Guttin’s “rigid communication policies” effectively obstructed the parents’ or legal representatives’ access to and interactions with their children and their roles as advocates, “silencing the voice of the vulnerable client in care,” the inquiry committee determined.
Guttin acknowledged that in relation to the four complaints made about her nursing practice, her conduct breached the college’s professional and practice nursing standards and was unprofessional.
Weber, as the senior manager in health and education services, responsible for a program overseeing five residences housing medically and developmentally complex clients, was the subject of three separate complaints by clients’ family members, one complaint by a former employee, and two investigations initiated by the college from 2016 to 2018.
The committee determined Weber did not appropriately delegate, train or orient care staff and restricted staff’s ability to contact other health-care professionals about their clients.
In a few examples provided, Weber did not ensure medications were delivered and repeatedly and without consent asked care staff to take photographs of two clients and text her the photographs in place of in-person assessments, dismissed some parental concerns as unwarranted, and effectively obstructed parents’ access to their child.
In one case, the college reported, when a parent representative revoked consent for residential care, Weber had the client, who had compromised intelligence, sign the consent forms as a workaround.
Under the agreement, if Guttin continues to work as a nursing administrator, she must obtain a mentor for six months of executive coaching. If she wishes to engage in direct client care or clinical support, further education and supervision are required.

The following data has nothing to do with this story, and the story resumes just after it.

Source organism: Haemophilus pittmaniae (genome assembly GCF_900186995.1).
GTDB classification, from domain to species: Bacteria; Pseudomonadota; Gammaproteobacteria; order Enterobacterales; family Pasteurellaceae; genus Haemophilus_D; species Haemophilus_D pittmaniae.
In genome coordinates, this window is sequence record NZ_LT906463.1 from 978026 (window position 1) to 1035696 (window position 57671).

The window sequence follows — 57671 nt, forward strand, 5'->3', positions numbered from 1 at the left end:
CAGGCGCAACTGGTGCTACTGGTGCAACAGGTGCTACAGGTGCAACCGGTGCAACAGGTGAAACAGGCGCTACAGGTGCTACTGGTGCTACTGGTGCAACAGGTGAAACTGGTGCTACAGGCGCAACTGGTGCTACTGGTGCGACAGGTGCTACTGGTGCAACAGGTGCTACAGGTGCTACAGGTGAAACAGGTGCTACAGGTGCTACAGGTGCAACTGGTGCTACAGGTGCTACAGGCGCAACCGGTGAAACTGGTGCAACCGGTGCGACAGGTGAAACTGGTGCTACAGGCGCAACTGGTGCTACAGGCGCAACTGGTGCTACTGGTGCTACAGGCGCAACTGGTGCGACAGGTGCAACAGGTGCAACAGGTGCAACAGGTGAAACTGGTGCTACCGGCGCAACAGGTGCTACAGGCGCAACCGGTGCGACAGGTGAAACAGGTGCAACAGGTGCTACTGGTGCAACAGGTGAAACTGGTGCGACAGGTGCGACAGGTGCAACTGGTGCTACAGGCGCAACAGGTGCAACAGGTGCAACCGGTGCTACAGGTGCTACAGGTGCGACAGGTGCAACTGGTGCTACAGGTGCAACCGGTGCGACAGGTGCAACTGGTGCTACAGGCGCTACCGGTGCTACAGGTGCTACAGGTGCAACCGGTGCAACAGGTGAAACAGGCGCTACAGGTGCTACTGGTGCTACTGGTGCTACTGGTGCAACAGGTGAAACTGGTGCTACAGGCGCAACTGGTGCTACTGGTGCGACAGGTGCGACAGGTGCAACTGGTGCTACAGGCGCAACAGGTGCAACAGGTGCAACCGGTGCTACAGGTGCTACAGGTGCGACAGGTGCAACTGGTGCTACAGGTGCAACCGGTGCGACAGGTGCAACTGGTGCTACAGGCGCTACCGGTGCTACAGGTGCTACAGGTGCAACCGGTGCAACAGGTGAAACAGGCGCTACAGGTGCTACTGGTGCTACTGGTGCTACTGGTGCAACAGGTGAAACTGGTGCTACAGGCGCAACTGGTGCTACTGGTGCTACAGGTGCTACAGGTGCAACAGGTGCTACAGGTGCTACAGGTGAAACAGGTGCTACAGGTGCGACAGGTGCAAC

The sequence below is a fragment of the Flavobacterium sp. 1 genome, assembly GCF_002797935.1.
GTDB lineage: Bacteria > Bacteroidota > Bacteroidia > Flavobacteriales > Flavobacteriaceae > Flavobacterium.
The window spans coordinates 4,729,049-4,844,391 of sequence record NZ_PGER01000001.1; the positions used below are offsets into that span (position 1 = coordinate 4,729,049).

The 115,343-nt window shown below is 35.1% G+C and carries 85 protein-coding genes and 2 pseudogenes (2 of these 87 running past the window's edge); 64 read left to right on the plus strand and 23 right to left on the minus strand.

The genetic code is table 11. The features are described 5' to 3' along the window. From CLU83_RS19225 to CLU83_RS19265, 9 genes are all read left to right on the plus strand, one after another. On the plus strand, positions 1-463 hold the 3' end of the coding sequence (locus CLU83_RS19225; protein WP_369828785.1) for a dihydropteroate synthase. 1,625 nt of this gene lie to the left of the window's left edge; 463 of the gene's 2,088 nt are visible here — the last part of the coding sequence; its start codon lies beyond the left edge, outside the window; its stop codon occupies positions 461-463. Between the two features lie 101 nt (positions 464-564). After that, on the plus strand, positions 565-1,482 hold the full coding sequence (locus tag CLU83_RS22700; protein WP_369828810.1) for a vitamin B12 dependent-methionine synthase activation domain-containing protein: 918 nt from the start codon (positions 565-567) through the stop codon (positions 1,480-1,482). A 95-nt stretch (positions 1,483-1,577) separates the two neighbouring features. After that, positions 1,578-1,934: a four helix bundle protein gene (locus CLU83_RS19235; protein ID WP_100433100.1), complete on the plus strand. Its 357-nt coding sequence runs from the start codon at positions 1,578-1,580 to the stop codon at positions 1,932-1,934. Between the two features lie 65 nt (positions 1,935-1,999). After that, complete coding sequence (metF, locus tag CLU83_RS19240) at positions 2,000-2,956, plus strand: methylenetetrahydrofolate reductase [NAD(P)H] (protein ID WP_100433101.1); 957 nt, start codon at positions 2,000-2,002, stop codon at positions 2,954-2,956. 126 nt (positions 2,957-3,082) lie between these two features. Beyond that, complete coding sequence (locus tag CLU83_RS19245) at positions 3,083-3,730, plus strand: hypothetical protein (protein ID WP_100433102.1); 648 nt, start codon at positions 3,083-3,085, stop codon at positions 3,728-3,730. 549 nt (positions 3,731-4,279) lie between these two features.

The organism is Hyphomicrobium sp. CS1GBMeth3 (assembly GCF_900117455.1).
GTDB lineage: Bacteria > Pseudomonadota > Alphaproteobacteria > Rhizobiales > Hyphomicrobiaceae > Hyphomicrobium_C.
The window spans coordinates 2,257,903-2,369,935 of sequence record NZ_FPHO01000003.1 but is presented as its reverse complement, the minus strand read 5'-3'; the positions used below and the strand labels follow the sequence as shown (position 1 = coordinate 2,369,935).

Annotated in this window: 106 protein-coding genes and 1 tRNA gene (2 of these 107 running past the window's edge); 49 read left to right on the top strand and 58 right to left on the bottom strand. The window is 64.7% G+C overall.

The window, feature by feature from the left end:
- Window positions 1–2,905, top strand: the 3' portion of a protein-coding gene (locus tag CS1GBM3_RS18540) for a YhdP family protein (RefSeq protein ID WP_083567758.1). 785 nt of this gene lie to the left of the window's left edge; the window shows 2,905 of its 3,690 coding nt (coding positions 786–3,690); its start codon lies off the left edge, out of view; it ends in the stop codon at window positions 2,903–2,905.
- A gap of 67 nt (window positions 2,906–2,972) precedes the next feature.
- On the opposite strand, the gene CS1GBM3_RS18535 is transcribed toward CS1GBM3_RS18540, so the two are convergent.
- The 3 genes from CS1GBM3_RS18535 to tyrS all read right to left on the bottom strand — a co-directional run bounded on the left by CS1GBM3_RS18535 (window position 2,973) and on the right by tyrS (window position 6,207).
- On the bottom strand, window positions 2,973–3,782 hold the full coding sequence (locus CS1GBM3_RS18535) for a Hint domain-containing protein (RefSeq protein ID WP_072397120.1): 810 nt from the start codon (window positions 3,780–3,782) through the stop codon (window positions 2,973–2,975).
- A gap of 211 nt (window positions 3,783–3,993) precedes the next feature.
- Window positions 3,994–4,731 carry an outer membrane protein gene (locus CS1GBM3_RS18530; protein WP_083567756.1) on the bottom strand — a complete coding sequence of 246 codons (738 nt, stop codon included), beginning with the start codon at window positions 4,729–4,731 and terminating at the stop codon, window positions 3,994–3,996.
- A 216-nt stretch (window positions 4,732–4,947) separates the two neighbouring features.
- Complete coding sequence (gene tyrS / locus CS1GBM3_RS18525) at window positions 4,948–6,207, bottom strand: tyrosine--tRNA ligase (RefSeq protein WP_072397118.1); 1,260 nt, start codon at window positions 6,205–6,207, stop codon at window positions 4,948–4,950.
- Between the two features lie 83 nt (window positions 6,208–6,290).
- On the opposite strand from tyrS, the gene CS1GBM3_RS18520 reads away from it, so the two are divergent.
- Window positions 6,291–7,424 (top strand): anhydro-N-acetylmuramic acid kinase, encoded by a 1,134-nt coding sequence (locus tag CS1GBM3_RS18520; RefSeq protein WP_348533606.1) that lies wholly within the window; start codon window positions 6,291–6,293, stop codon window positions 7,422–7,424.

Weber must complete coursework related to collaborative professional practice, documentation and responsibility and accountability.
Upon return to work, Weber is prohibited for 18 months from being the sole registered nurse on duty, being in charge, supervising students, independently developing care plans, and working as a case manager, nursing supervisor or educator. To work directly with patients, she must complete at least 80 hours of orientation, followed by a minimum of six months’ supervision.
The college said it is confident the oversight ensures any future problems will be “promptly reported to [the college] so that, if necessary, further action can be taken.”
The college took the “unusual step” of highlighting the agreements “as part of meeting our public protection mandate,” noting both women worked in senior leadership roles delivering programming to about 250 adults with disabilities.
The college said the decision should serve as a reminder to all nurses of their obligations to adhere to their professional and practice standards and to always be mindful of boundaries and power imbalances with vulnerable clients.
Temkin said the Garth Homer Society services continue to be in high demand, supporting about 200 individuals.
Families continue to express “a high level of satisfaction with our services,” he said, adding a recent accreditation survey had no recommendations.